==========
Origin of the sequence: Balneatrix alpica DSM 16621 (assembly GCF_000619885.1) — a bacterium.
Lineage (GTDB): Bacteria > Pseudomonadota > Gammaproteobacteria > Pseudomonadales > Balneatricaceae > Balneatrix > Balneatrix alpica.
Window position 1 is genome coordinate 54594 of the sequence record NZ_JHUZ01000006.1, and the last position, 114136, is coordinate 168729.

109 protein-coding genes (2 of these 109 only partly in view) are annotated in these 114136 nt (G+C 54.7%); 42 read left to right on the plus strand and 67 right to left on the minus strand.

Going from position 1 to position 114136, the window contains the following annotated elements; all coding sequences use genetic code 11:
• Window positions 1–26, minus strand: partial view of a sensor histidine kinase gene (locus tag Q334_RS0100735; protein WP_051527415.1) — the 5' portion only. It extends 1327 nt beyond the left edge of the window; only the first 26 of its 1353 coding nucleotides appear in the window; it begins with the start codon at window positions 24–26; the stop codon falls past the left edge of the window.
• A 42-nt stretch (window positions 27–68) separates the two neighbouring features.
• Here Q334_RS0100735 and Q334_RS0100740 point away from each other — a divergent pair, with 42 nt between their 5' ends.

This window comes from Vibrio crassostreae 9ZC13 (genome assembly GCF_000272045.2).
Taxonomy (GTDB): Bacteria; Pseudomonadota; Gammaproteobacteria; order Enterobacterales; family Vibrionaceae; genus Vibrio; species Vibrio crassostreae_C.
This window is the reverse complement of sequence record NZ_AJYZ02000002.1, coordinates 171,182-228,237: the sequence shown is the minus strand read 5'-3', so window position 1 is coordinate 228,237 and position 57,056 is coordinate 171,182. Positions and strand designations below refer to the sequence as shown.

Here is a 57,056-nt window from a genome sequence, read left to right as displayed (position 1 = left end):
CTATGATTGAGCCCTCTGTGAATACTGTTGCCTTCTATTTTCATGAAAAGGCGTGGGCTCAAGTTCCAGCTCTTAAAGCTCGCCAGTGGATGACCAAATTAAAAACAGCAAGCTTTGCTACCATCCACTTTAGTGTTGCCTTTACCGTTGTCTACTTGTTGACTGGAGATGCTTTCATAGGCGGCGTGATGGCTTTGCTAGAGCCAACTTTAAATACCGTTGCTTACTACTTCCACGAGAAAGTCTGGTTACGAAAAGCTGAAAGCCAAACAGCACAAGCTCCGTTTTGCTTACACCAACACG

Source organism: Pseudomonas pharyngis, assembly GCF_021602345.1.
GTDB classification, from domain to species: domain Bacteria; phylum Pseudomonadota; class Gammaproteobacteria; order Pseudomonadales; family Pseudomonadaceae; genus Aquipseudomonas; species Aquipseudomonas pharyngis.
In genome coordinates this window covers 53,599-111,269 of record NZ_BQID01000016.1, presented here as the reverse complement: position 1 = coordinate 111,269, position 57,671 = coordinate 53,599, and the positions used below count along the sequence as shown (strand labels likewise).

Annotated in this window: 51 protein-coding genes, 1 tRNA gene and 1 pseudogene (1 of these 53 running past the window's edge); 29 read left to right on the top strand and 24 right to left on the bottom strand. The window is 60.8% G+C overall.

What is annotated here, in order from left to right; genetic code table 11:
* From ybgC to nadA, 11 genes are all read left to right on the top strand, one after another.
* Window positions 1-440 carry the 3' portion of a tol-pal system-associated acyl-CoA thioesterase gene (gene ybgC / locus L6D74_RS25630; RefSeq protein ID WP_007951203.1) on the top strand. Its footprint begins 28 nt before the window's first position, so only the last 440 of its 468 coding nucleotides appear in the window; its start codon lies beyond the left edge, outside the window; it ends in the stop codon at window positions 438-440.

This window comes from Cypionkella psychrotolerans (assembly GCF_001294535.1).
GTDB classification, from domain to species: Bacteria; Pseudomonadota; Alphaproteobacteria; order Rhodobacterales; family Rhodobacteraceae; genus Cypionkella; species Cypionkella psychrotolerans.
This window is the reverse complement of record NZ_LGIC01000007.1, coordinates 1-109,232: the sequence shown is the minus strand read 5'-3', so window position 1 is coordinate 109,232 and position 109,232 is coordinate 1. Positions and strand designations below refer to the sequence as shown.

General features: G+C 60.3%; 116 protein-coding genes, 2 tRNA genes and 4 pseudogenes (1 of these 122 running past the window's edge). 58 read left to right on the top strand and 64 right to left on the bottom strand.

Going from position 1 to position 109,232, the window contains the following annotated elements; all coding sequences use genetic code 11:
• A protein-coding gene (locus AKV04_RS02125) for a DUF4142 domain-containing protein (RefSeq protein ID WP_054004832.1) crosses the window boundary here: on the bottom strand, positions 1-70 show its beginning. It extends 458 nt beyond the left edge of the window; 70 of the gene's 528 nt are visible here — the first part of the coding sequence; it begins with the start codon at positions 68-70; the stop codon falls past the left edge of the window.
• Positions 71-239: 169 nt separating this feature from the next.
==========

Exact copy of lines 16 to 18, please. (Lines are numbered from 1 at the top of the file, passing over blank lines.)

In genome coordinates this window covers 53,599-111,269 of record NZ_BQID01000016.1, presented here as the reverse complement: position 1 = coordinate 111,269, position 57,671 = coordinate 53,599, and the positions used below count along the sequence as shown (strand labels likewise).

Annotated in this window: 51 protein-coding genes, 1 tRNA gene and 1 pseudogene (1 of these 53 running past the window's edge); 29 read left to right on the top strand and 24 right to left on the bottom strand. The window is 60.8% G+C overall.

What is annotated here, in order from left to right; genetic code table 11: